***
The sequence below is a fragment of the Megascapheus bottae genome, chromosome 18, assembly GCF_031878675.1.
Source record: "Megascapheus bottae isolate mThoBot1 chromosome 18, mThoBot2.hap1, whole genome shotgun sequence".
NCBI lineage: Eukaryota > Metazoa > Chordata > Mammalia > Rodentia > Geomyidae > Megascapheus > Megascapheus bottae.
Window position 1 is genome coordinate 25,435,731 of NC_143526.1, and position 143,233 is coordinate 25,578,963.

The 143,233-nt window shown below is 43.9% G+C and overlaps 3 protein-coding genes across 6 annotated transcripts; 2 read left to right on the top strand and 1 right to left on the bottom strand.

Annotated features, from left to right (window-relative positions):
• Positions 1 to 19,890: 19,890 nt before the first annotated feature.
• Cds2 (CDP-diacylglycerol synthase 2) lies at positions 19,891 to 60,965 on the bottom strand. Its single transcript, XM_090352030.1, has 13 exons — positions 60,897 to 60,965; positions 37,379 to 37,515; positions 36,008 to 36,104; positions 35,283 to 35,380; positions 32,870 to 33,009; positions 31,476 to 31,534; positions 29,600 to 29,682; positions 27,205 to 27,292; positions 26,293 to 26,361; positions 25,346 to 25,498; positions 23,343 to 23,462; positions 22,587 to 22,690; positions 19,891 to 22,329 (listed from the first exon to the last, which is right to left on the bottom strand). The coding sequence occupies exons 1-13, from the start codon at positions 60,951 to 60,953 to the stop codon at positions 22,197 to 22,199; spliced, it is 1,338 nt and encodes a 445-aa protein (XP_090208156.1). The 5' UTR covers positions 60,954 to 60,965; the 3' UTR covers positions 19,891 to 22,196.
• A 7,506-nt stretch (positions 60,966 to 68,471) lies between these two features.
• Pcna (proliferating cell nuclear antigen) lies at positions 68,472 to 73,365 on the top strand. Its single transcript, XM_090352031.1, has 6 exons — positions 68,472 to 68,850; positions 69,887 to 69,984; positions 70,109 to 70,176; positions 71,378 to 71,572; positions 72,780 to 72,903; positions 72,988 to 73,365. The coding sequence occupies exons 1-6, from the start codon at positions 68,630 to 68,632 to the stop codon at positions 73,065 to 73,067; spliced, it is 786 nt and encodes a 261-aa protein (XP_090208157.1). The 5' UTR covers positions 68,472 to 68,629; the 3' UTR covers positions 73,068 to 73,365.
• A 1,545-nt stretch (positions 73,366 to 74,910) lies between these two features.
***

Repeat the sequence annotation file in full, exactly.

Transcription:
The sequence below is a fragment of the Megascapheus bottae genome, chromosome 18, assembly GCF_031878675.1.
Source record: "Megascapheus bottae isolate mThoBot1 chromosome 18, mThoBot2.hap1, whole genome shotgun sequence".
NCBI lineage: Eukaryota > Metazoa > Chordata > Mammalia > Rodentia > Geomyidae > Megascapheus > Megascapheus bottae.
Window position 1 is genome coordinate 25,435,731 of NC_143526.1, and position 143,233 is coordinate 25,578,963.

The 143,233-nt window shown below is 43.9% G+C and overlaps 3 protein-coding genes across 6 annotated transcripts; 2 read left to right on the top strand and 1 right to left on the bottom strand.

Annotated features, from left to right (window-relative positions):
• Positions 1 to 19,890: 19,890 nt before the first annotated feature.
• Cds2 (CDP-diacylglycerol synthase 2) lies at positions 19,891 to 60,965 on the bottom strand. Its single transcript, XM_090352030.1, has 13 exons — positions 60,897 to 60,965; positions 37,379 to 37,515; positions 36,008 to 36,104; positions 35,283 to 35,380; positions 32,870 to 33,009; positions 31,476 to 31,534; positions 29,600 to 29,682; positions 27,205 to 27,292; positions 26,293 to 26,361; positions 25,346 to 25,498; positions 23,343 to 23,462; positions 22,587 to 22,690; positions 19,891 to 22,329 (listed from the first exon to the last, which is right to left on the bottom strand). The coding sequence occupies exons 1-13, from the start codon at positions 60,951 to 60,953 to the stop codon at positions 22,197 to 22,199; spliced, it is 1,338 nt and encodes a 445-aa protein (XP_090208156.1). The 5' UTR covers positions 60,954 to 60,965; the 3' UTR covers positions 19,891 to 22,196.
• A 7,506-nt stretch (positions 60,966 to 68,471) lies between these two features.
• Pcna (proliferating cell nuclear antigen) lies at positions 68,472 to 73,365 on the top strand. Its single transcript, XM_090352031.1, has 6 exons — positions 68,472 to 68,850; positions 69,887 to 69,984; positions 70,109 to 70,176; positions 71,378 to 71,572; positions 72,780 to 72,903; positions 72,988 to 73,365. The coding sequence occupies exons 1-6, from the start codon at positions 68,630 to 68,632 to the stop codon at positions 73,065 to 73,067; spliced, it is 786 nt and encodes a 261-aa protein (XP_090208157.1). The 5' UTR covers positions 68,472 to 68,629; the 3' UTR covers positions 73,068 to 73,365.
• A 1,545-nt stretch (positions 73,366 to 74,910) lies between these two features.